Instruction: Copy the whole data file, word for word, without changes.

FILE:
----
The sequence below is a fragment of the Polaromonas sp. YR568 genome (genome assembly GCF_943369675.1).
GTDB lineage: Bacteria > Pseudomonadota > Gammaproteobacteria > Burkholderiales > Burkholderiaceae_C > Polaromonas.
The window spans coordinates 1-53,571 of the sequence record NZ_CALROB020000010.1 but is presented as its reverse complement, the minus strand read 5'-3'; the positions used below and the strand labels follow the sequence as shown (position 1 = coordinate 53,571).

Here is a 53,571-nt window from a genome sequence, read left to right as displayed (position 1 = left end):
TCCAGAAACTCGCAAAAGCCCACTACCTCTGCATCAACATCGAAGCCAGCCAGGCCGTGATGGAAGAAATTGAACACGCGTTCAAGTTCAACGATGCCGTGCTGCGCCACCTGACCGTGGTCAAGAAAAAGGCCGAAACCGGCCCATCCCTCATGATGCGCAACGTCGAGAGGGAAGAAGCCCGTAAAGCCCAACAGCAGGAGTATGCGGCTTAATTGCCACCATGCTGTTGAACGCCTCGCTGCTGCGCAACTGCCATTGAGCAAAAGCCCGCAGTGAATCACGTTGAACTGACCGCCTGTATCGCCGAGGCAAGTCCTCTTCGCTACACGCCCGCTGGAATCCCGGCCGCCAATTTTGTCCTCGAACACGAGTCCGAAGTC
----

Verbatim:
The sequence below is a fragment of the Polaromonas sp. YR568 genome (genome assembly GCF_943369675.1).
GTDB lineage: Bacteria > Pseudomonadota > Gammaproteobacteria > Burkholderiales > Burkholderiaceae_C > Polaromonas.
The window spans coordinates 1-53,571 of the sequence record NZ_CALROB020000010.1 but is presented as its reverse complement, the minus strand read 5'-3'; the positions used below and the strand labels follow the sequence as shown (position 1 = coordinate 53,571).

Here is a 53,571-nt window from a genome sequence, read left to right as displayed (position 1 = left end):
TCCAGAAACTCGCAAAAGCCCACTACCTCTGCATCAACATCGAAGCCAGCCAGGCCGTGATGGAAGAAATTGAACACGCGTTCAAGTTCAACGATGCCGTGCTGCGCCACCTGACCGTGGTCAAGAAAAAGGCCGAAACCGGCCCATCCCTCATGATGCGCAACGTCGAGAGGGAAGAAGCCCGTAAAGCCCAACAGCAGGAGTATGCGGCTTAATTGCCACCATGCTGTTGAACGCCTCGCTGCTGCGCAACTGCCATTGAGCAAAAGCCCGCAGTGAATCACGTTGAACTGACCGCCTGTATCGCCGAGGCAAGTCCTCTTCGCTACACGCCCGCTGGAATCCCGGCCGCCAATTTTGTCCTCGAACACGAGTCCGAAGTC